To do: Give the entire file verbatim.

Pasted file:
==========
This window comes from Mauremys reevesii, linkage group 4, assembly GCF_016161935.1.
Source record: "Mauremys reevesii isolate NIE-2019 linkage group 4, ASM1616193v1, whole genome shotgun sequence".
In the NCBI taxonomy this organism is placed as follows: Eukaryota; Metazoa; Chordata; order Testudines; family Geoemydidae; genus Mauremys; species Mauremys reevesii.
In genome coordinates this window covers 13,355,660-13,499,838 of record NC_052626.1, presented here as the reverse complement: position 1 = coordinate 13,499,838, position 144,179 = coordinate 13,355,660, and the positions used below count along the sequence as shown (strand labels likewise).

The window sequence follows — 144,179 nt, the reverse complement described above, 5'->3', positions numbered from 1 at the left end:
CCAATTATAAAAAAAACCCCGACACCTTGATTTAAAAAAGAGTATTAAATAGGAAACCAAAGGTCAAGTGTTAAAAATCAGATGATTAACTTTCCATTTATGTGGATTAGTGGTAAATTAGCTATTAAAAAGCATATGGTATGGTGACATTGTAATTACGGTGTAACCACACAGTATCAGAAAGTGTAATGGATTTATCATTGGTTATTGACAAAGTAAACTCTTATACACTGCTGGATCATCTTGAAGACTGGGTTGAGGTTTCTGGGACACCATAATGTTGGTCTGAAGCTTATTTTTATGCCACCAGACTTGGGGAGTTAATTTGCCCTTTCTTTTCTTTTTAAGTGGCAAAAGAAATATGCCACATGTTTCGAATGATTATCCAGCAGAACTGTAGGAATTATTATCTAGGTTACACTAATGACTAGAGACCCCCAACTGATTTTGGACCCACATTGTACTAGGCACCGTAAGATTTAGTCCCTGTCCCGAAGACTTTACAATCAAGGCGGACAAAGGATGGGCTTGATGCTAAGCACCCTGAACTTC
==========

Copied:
This window comes from Mauremys reevesii, linkage group 4, assembly GCF_016161935.1.
Source record: "Mauremys reevesii isolate NIE-2019 linkage group 4, ASM1616193v1, whole genome shotgun sequence".
In the NCBI taxonomy this organism is placed as follows: Eukaryota; Metazoa; Chordata; order Testudines; family Geoemydidae; genus Mauremys; species Mauremys reevesii.
In genome coordinates this window covers 13,355,660-13,499,838 of record NC_052626.1, presented here as the reverse complement: position 1 = coordinate 13,499,838, position 144,179 = coordinate 13,355,660, and the positions used below count along the sequence as shown (strand labels likewise).

The window sequence follows — 144,179 nt, the reverse complement described above, 5'->3', positions numbered from 1 at the left end:
CCAATTATAAAAAAAACCCCGACACCTTGATTTAAAAAAGAGTATTAAATAGGAAACCAAAGGTCAAGTGTTAAAAATCAGATGATTAACTTTCCATTTATGTGGATTAGTGGTAAATTAGCTATTAAAAAGCATATGGTATGGTGACATTGTAATTACGGTGTAACCACACAGTATCAGAAAGTGTAATGGATTTATCATTGGTTATTGACAAAGTAAACTCTTATACACTGCTGGATCATCTTGAAGACTGGGTTGAGGTTTCTGGGACACCATAATGTTGGTCTGAAGCTTATTTTTATGCCACCAGACTTGGGGAGTTAATTTGCCCTTTCTTTTCTTTTTAAGTGGCAAAAGAAATATGCCACATGTTTCGAATGATTATCCAGCAGAACTGTAGGAATTATTATCTAGGTTACACTAATGACTAGAGACCCCCAACTGATTTTGGACCCACATTGTACTAGGCACCGTAAGATTTAGTCCCTGTCCCGAAGACTTTACAATCAAGGCGGACAAAGGATGGGCTTGATGCTAAGCACCCTGAACTTC